NSAIDs, oral steroids and antibiotics, even when administered for a short period, were associated with an increased risk of UGIC.
doi:10.1136/archdischild-2012-302100
PMCID: PMC3582087  PMID: 23264432
gastrointestinal complications; drug use; adverse events; case-control study
11.  Recurrent life-threatening sepsis in intestinal failure: transplantation or foster care? 
Archives of Disease in Childhood  2012;98(7):556-557.
Parenteral nutrition has transformed the outlook for patients with intestinal failure, but is associated with serious long-term complications, including catheter-related blood stream infection, liver disease and loss of venous access. Risks can be significantly reduced by strict adherence to management regimens, such as catheter-care protocols, but intestinal transplantation is indicated when complications threaten survival. The responsibility of home parenteral nutrition as an alternative to long-term hospitalisation is welcomed by many parents, but represents a huge burden of care that sometimes proves beyond their capacity. We report two children with recurrent life-threatening central venous catheter infections who were removed from the intestinal transplant list following virtual cessation of infective episodes after going into foster care. These cases raise important issues about the level of family support offered, the role of non-compliance with treatment routines in relation to risk of complications, and how this should be assessed and monitored.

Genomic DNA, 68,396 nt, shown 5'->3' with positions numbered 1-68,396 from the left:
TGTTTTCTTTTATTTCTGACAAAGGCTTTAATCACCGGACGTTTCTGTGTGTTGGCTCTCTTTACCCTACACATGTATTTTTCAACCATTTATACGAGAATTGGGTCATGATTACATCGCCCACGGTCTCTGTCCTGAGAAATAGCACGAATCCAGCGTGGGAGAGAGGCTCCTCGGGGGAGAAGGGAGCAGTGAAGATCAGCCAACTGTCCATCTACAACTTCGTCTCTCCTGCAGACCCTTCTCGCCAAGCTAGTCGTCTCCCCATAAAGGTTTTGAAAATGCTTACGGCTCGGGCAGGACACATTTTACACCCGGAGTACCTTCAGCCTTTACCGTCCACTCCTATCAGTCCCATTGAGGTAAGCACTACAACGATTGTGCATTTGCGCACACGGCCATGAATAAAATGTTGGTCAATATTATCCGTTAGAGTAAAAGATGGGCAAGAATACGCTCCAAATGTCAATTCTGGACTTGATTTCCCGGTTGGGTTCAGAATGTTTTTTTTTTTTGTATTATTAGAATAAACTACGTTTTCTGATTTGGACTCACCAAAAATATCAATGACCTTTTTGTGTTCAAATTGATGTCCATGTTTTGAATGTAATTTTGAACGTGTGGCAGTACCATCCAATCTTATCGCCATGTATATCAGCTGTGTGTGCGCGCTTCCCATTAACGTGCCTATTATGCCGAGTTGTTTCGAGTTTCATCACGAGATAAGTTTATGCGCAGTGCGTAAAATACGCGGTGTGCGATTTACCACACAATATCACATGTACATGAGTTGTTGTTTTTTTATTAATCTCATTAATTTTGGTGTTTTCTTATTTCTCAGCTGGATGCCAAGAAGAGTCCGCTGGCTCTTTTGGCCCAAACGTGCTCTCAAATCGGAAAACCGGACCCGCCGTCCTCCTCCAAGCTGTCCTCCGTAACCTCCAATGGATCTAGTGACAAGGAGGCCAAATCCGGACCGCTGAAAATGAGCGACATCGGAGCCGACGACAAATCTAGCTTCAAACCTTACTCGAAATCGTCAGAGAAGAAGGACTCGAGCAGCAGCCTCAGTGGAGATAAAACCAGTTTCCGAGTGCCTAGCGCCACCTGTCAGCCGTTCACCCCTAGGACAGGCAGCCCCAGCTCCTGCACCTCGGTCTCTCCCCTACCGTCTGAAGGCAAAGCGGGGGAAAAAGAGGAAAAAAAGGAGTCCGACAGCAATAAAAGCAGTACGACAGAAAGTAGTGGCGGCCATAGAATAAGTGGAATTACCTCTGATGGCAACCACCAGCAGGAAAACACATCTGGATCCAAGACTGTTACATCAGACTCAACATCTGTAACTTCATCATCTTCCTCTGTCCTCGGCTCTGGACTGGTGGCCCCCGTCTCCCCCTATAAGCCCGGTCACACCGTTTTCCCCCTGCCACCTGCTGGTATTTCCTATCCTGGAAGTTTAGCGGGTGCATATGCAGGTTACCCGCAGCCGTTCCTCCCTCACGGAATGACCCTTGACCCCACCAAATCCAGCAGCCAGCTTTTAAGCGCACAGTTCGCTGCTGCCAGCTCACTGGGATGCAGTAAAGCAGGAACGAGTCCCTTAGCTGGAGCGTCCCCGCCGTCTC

doi:10.1136/archdischild-2012-302317
PMCID: PMC3686303  PMID: 23142786
Nutrition; Gastroenterology

Results 1-11 (11)